I have read in an inspection report (from someones website) that the fix can “be as simple as filling the ground slot with epoxy”. Is this really a safe fix to do? I would not recommend this.
Seems strange but there would be nothing unsafe about it.
Please post a link to that report. That sounds like a good read.
I’ll have to go and try to find it. He does also state that a ground wire can also be run to the plug and also a gfci can be used. Seams like an amateur fix. I mean if you saw epoxy stuffed in a ground plug during an inspection wouldn’t you call for it to be replaced?
Sounds unsafe and that method is not supported by the NEC.
Would it not be simpler to mark it Not a grounded outlet? or replace it with the right outlet.
The accept GFCI outlet on a renovation Permit for non grounded outlets.
Prescribing fixes like this is not a good idea.
It may be just a sample report with some verbiage from the manufacturer/software co. If you’re gonna tell people to put a liquid form of anything in an outlet :)… you should probably tell them to turn the power off first, if we’re gonna tell some one to do that. As I doubt later telling someone “I’m sorry you got shocked, I didn’t tell ya to put runny epoxy in there”
I haven’t seen and doubt that this is a listed fix from any manufacturer.
Here’s what Jason Micare, The Home Inspector, LLC said:
“Ungrounded 3-prong outlets ( I.E. near kitchen stove) should be improved. This can be as simple as filling the ground slot with epoxy. Alternatively, a grounded cable could be strung to this outlet, or a separate ground wire could be connected. Some electrical codes allow the installation of a ground fault circuit interrupter (GFCI) type outlet where grounding is not provided.”
I say his statement is ill advised and borders on incompetent. ASHI inspector I see.
Here’s what I would have said:
“One or more outlets in the LOCATION(rooms-interior) has an open ground. The absence of a ground is a shock or electrocution hazard in some instances and should be serviced by a licensed and competent electrician within the contingency period or before the close of escrow.”
If the house is an older 2-wire system with 3 prong outlets, I might say this:
“Many outlets were the 3-prong type and nearly all were ungrounded. Although a ground isn’t required of 2-prong outlets, if the receptacle is 3 prong and ungrounded it gives a false sense of safety. Grounding of all 3-prong outlets, reverting back to 2-prong outlets, or protecting them with ground fault circuit interrupters (GFCIs) is recommended for safety reasons.”
Not unsafe? Squirting liquid into an outlet is safe? How would anyone with a 3-prong appliance use it? Break off the ground pin?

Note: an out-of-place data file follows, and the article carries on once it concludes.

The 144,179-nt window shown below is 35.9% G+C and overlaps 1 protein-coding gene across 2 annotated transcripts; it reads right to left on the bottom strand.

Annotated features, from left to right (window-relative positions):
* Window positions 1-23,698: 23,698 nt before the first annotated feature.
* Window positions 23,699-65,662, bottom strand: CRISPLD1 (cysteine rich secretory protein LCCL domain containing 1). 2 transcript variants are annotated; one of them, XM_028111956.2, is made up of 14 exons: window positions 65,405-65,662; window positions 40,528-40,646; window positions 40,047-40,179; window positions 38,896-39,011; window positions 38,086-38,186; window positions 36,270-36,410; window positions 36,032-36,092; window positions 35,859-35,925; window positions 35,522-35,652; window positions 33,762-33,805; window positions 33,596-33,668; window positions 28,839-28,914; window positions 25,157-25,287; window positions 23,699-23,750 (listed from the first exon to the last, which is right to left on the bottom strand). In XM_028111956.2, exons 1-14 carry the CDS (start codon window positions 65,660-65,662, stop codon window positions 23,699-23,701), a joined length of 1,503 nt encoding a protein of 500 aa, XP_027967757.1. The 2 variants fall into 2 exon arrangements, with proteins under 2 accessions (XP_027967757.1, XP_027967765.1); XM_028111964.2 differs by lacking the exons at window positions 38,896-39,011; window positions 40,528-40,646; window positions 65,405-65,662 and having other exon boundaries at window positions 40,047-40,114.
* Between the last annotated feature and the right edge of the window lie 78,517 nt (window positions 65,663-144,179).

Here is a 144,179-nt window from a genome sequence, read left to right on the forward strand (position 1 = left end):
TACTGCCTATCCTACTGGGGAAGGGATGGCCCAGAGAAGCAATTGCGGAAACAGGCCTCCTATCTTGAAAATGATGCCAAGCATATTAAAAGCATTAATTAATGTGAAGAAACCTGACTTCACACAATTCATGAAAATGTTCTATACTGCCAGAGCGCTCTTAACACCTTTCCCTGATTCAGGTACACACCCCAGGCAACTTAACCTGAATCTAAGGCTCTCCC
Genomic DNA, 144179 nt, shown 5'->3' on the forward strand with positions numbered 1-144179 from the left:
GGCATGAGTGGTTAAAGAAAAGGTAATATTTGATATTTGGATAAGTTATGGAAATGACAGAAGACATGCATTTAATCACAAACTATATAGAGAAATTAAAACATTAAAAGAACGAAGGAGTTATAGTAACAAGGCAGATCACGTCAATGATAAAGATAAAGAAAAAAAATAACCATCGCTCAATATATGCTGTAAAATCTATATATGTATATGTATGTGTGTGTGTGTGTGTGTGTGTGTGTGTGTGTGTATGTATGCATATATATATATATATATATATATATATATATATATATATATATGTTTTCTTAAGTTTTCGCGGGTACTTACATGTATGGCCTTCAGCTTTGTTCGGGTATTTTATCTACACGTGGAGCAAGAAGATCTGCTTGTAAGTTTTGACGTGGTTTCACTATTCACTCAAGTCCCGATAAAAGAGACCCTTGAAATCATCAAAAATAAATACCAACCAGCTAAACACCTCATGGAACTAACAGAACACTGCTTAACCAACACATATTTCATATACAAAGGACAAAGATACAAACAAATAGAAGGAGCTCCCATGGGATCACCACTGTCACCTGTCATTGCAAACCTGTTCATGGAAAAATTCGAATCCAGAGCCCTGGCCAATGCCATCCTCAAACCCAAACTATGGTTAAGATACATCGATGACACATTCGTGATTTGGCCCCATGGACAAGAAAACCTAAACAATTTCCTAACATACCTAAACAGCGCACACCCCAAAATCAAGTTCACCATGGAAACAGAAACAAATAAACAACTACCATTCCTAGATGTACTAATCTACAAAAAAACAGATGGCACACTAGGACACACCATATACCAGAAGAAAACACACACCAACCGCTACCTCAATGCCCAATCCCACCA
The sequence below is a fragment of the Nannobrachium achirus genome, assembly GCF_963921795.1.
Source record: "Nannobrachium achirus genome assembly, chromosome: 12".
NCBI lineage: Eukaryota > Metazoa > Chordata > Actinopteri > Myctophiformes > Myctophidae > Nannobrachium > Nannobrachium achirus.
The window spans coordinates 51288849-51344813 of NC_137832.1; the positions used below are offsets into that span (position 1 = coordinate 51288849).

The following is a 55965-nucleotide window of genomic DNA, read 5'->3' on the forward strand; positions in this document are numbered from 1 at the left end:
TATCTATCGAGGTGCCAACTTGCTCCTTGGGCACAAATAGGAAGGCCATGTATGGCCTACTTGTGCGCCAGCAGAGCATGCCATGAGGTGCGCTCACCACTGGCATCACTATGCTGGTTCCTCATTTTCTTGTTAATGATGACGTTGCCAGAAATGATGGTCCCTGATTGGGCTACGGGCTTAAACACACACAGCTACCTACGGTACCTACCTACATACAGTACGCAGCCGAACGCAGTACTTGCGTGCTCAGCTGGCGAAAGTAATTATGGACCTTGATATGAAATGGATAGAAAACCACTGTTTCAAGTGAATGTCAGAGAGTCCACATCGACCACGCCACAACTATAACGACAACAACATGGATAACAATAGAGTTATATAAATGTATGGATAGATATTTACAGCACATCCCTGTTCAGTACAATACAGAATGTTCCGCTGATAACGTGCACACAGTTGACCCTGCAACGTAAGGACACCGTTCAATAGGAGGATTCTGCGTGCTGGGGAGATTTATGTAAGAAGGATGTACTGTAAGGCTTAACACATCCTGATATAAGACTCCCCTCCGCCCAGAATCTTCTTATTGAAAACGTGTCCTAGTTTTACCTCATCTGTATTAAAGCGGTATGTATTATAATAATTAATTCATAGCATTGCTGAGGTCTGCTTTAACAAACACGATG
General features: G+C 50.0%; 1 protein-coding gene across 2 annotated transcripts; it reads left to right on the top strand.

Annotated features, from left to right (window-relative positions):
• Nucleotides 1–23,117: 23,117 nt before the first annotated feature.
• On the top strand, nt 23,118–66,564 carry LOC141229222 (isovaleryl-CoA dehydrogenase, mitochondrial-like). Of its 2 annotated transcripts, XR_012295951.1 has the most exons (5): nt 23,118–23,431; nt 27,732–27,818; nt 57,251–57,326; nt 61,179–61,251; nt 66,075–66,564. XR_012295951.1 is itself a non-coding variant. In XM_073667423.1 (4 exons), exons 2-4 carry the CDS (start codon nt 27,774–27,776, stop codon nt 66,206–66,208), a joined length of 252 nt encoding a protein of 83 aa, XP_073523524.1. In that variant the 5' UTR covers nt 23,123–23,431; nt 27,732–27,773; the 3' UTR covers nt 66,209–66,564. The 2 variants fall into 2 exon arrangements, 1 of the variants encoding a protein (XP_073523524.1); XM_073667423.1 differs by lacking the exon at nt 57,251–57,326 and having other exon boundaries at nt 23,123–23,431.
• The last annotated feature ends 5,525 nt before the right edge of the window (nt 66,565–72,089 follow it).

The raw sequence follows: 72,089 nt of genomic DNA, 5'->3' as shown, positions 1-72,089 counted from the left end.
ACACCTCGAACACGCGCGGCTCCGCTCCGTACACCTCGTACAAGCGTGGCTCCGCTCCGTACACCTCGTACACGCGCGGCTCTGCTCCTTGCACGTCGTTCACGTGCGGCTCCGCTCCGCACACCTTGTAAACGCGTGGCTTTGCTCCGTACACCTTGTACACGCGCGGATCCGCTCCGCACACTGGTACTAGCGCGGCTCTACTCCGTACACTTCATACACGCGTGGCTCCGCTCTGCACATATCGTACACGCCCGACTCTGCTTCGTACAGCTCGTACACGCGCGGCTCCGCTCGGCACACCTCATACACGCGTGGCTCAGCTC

My reply would be similar to what Joe said. But when I took my home inspection class 10 years ago filling the ground with epoxy was one of their recommendations.
That’s the object–make the outlet unusable for a three pronged plug. There is a reason for the third prong–and that reason is negated by an ungrounded receptacle. It give a false sense of security when the homeowner sees a three-hole receptacle–he would assume that the receptacle is safe to use with a three-pronged plug. But it may not be.
Never use an electrical appliance (outlet, receptacle, toaster, etc) in any manner other than as designed by the engineer who designed the toaster, or whatever.
I’m not suggesting the use of epoxy–that is a no-no–nor should one label the receptacle as ungrounded–no one reads that, especially if the label is removed.
The best thing to do, short of running a proper three-wire, would be to install a GFCI. The GFCI would break the current before harm can be done–hopefully. And use an “ungrounded” label (for as long as it might last).
A third wire can, in some instances, be installed–provided it is* properly* installed.
Well I don’t think you have much to worry about as far as competition goes.Word report without pics. Its not within the manufactures recommendations I would suspect.
I prefer the method of running a ground wire that is bonded to the main throughout the home with a coiled pigtail that can attach to any plug with an alligator clip. This can be secured to the baseboards with staples or double sided tape.
Well guys, I agree with you.
Simple explanation however… when the sample report was made, all we did was click some random text boxes in our software to show a potential client what a report may LOOK like. Unfortunately, that was some standard language in the software. We did not use an actual report nor, unfortunately, edit the text in our sample. This is NOT what we would normally be reporting to a client. Nor would I advise using epoxy in such a manor.